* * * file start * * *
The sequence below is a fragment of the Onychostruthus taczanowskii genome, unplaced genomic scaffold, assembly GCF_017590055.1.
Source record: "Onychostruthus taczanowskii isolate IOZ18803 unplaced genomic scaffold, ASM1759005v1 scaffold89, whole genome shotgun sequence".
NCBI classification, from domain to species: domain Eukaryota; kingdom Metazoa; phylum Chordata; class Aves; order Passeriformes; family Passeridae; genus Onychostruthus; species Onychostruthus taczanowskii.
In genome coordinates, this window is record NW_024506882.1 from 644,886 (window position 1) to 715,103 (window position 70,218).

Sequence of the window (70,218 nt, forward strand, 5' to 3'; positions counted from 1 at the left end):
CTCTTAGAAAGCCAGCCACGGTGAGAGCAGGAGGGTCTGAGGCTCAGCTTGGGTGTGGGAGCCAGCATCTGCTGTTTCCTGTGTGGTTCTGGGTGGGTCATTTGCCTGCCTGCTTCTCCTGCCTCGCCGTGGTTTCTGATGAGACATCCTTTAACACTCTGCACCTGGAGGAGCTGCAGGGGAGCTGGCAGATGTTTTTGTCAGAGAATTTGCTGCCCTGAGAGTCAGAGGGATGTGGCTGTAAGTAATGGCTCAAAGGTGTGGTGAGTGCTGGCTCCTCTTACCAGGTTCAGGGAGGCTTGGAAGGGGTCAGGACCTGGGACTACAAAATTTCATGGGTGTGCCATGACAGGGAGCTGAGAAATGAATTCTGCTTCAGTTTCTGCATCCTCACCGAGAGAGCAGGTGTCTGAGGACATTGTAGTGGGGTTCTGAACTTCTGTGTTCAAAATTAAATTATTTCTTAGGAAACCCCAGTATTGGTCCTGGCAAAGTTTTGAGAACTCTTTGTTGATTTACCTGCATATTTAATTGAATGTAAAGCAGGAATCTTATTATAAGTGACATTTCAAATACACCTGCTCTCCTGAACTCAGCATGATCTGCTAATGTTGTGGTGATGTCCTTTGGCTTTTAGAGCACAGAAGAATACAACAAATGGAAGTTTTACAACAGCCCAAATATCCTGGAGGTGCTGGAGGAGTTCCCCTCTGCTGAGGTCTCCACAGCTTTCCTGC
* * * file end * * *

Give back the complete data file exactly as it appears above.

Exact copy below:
The sequence below is a fragment of the Onychostruthus taczanowskii genome, unplaced genomic scaffold, assembly GCF_017590055.1.
Source record: "Onychostruthus taczanowskii isolate IOZ18803 unplaced genomic scaffold, ASM1759005v1 scaffold89, whole genome shotgun sequence".
NCBI classification, from domain to species: domain Eukaryota; kingdom Metazoa; phylum Chordata; class Aves; order Passeriformes; family Passeridae; genus Onychostruthus; species Onychostruthus taczanowskii.
In genome coordinates, this window is record NW_024506882.1 from 644,886 (window position 1) to 715,103 (window position 70,218).

Sequence of the window (70,218 nt, forward strand, 5' to 3'; positions counted from 1 at the left end):
CTCTTAGAAAGCCAGCCACGGTGAGAGCAGGAGGGTCTGAGGCTCAGCTTGGGTGTGGGAGCCAGCATCTGCTGTTTCCTGTGTGGTTCTGGGTGGGTCATTTGCCTGCCTGCTTCTCCTGCCTCGCCGTGGTTTCTGATGAGACATCCTTTAACACTCTGCACCTGGAGGAGCTGCAGGGGAGCTGGCAGATGTTTTTGTCAGAGAATTTGCTGCCCTGAGAGTCAGAGGGATGTGGCTGTAAGTAATGGCTCAAAGGTGTGGTGAGTGCTGGCTCCTCTTACCAGGTTCAGGGAGGCTTGGAAGGGGTCAGGACCTGGGACTACAAAATTTCATGGGTGTGCCATGACAGGGAGCTGAGAAATGAATTCTGCTTCAGTTTCTGCATCCTCACCGAGAGAGCAGGTGTCTGAGGACATTGTAGTGGGGTTCTGAACTTCTGTGTTCAAAATTAAATTATTTCTTAGGAAACCCCAGTATTGGTCCTGGCAAAGTTTTGAGAACTCTTTGTTGATTTACCTGCATATTTAATTGAATGTAAAGCAGGAATCTTATTATAAGTGACATTTCAAATACACCTGCTCTCCTGAACTCAGCATGATCTGCTAATGTTGTGGTGATGTCCTTTGGCTTTTAGAGCACAGAAGAATACAACAAATGGAAGTTTTACAACAGCCCAAATATCCTGGAGGTGCTGGAGGAGTTCCCCTCTGCTGAGGTCTCCACAGCTTTCCTGC